For me, it came down to The Suffering Map being my first all-out serious attempt at a novel.  I was worried I didn’t have the skill to pull off a female lead, and at the time I was right. But as I kept rewriting it over the years, and Sondra became a better character, I developed those skills. Alas, as I mentioned above, it still took me a while to get past the idea of “Rob is the main character.”
            In the bad movie… well, I don’t know what they were thinking.  I wasn’t there.  It’s possible, as I mentioned above, they went for a goofy hero with better sidekicks and really messed up the balance.  Or maybe they just planned on her as a love interest, put in a lot of character traits thinking it’d be cool to have a love interest who wasn’t just window dressing, and couldn’t register the fact that they’d made this supporting character into a far better protagonist than their lead. We’ll never know.  All I can say is that it was far from the movie’s only problem, and no one should ever watch it without a serious amount of alcohol on standby.
            But back to our topic…
            If I’m doing a story with a good-sized cast of characters, it may be worth taking a moment to look at the story from a few different points of view.  Maybe that clever thing I’m trying to do with my main character isn’t working.  Maybe she’s the main character.  Or that guy.  Or that person in the coat over there.  My goal as a writer should be to tell the most interesting story possible, and sometimes… that might not be the story I started with.
            Next time, I’d like to blather on a bit about where you’ve decided to write.
            Until then… go write.
November 13, 2015

Beware… The Mosquito!

            Okay, first, please forgive me for some shameless pandering…
            Somehow, my book The Fold was nominated for best sci-fi book of 2015 over at Goodreads.  I don’t know how. I don’t even go to Goodreads. 
            Regardless, it was nominated and made it to the semi-final round, which ends on Saturday.  So if you happen to be reading this and didn’t read anything better this year (like, say, Armada or The Water Knife—both also in the running), I’d appreciate it if you could hop over to Goodreads and cast a vote for The Fold.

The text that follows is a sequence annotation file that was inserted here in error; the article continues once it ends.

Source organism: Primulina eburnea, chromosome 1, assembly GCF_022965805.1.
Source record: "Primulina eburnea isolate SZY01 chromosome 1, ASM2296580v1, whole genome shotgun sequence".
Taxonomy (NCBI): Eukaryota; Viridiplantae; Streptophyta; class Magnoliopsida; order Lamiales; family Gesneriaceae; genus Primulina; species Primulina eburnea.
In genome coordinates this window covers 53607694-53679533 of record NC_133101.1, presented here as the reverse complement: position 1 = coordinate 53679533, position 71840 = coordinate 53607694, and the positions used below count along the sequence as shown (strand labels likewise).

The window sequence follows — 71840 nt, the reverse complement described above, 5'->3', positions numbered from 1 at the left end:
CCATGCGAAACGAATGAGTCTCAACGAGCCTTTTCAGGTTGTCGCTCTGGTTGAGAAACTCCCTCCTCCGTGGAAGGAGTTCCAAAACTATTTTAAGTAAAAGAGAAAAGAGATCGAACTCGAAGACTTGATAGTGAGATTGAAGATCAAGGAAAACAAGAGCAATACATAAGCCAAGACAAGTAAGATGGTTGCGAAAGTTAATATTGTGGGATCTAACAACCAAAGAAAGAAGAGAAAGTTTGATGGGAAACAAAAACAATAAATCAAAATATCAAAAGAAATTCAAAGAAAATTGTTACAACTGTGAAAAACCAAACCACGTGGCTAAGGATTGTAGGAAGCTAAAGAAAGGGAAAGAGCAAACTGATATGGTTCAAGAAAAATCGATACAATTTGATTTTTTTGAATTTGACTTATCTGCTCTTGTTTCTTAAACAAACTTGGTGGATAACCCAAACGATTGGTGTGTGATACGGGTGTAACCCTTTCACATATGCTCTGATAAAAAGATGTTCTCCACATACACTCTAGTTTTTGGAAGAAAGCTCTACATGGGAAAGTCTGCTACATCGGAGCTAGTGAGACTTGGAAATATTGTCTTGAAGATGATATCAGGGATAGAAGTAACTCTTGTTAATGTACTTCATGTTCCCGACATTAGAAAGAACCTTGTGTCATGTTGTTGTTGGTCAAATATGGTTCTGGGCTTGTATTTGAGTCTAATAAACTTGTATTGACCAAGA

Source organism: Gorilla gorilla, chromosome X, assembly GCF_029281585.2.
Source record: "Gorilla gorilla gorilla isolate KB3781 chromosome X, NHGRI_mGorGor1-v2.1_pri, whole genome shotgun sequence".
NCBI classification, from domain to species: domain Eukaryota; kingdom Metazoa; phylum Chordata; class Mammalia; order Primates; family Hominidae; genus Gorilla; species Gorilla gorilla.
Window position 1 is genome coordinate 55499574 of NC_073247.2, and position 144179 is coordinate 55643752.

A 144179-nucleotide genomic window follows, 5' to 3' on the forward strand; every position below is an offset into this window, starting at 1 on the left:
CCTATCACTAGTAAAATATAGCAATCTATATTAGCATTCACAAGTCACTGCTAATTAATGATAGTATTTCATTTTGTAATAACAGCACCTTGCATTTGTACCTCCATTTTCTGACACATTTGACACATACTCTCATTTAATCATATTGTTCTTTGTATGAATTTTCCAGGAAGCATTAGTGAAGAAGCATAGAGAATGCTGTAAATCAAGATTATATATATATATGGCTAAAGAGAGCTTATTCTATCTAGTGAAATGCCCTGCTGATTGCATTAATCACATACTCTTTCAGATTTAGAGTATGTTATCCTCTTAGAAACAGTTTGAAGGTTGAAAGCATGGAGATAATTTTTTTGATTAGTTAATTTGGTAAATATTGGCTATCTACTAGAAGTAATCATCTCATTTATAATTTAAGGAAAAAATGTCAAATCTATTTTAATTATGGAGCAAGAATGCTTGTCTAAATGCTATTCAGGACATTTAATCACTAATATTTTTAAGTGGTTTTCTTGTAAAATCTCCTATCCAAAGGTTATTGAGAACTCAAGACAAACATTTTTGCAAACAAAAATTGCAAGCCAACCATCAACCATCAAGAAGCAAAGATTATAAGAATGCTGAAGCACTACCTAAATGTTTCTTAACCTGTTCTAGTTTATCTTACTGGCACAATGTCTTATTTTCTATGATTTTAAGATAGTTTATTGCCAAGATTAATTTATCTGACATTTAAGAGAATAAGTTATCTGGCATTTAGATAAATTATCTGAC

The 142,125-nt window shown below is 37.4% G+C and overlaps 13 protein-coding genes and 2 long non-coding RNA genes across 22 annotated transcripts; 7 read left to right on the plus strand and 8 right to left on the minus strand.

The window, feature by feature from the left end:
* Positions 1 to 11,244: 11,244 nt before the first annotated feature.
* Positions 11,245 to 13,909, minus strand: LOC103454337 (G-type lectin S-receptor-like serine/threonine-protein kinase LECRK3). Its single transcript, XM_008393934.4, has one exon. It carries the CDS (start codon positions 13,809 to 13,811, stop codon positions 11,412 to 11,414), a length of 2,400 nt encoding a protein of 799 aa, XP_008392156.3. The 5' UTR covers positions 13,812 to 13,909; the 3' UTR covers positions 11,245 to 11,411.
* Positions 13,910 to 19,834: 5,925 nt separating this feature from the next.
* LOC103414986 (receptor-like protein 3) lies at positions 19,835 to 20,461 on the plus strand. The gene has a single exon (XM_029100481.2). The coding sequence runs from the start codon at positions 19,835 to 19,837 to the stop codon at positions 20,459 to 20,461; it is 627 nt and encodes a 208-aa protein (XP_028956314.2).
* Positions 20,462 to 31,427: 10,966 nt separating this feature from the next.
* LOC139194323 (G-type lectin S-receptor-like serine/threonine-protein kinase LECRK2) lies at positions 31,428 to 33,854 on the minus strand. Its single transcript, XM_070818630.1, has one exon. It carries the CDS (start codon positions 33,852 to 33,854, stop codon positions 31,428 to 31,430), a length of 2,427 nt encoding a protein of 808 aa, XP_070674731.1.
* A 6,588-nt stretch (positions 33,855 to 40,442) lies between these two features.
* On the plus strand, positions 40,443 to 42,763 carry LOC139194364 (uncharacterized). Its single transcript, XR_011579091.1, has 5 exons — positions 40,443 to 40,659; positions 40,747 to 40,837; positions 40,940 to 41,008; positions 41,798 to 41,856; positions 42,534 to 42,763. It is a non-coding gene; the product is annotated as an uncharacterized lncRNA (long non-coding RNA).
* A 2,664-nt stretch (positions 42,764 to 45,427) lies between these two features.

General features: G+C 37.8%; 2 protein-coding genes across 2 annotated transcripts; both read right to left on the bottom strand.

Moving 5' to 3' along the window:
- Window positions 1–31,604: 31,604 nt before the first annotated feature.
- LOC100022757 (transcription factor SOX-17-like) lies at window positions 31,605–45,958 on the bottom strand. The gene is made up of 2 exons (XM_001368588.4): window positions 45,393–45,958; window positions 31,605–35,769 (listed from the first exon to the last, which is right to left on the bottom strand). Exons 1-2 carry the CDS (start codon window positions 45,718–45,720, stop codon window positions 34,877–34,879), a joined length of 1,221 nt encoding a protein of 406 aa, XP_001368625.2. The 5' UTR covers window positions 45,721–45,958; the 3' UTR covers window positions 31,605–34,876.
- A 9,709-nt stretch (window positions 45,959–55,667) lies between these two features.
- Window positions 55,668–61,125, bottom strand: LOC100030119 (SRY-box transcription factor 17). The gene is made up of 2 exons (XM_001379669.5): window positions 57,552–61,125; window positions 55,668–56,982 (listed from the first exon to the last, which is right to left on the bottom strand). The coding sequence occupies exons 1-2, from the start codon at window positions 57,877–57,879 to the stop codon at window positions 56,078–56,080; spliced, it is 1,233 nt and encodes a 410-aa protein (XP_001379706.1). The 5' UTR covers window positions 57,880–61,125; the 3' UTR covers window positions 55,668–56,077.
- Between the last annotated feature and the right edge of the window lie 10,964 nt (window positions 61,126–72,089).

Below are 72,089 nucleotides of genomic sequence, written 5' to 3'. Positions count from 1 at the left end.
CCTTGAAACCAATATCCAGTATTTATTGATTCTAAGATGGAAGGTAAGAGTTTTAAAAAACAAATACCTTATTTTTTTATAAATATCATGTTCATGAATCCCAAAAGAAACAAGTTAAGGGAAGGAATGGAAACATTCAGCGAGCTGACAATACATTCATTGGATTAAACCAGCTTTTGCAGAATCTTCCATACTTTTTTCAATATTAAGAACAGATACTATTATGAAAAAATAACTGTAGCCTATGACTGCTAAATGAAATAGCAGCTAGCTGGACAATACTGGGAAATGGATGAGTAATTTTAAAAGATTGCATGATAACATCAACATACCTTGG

Sorry about all that.  Kind of annoying, wasn’t it?
            Anyway, this week I want to talk about annoying things. To be exact I want to talk about mosquitoes.  I’ve seen a lot of them lately.
            A mosquito is the frustrating, you-want-to-slap-them character who shows up in books or movies.  That man or woman who simply cannot take a hint or get a clue, no matter how hard the other characters hit them with one.  Usually the mosquito won’t shut up.  Ever.  No matter what.  Plus, it’s a safe bet if someone tells them not to do something, that will be the very next thing they do.
            They’re just… well, they’re annoying as hell.
            Worse yet, the mosquitoes never acknowledge the problems they’re causing.  They leave shattered plans, damaged treasures, and unachieved goals in their wake—almost never their own—and often don’t grasp why it’s such a big deal.  Was that important?  Don’t get so worked up.
            And… wow, when the mosquito is the main character?
            By the way, this is just my name for this type of character.  Don’t expect to find the term “mosquito” in use anywhere else until I put out my how-to book on writing—Storytelling-the Ed Wood Method! Also, I may come up with a better term before the end of this post.
            Now, this is just my thinking, but I feel there are two big reasons mosquitoes get annoying so fast in stories.  One is that… well, they aren’t good characters.  I don’t mean this in the sense of poorly written or imagined, just that they aren’t the kind of characters people like to read about or follow.  I’ve mentioned a few times here that good characters have to be likeable, relatable, and believable.  As we just said, mosquitoes aren’t likeable—they’re annoying.  That’s why they’re mosquitoes.  They’re also not relatable, because nobody thinks they’re this kind of person, which means no one will identify with them. Think about it—the most talkative, clueless person you know doesn’t think they’re talkative or clueless.  So right off the bat, a mosquito is failing two of the three basic criteria for a good character.
            The other reason mosquitoes are annoying in a story is because they violate the rule of three.  It’s a term I’ve brought up here once or thrice in the past.  It usually applies to screenwriting, but you can find it in books, too.  At its core, the rule of three tells us that if something keeps getting mentioned, it’s important to the plot or story.  If it wasn’t important, it wouldn’t be mentioned three times.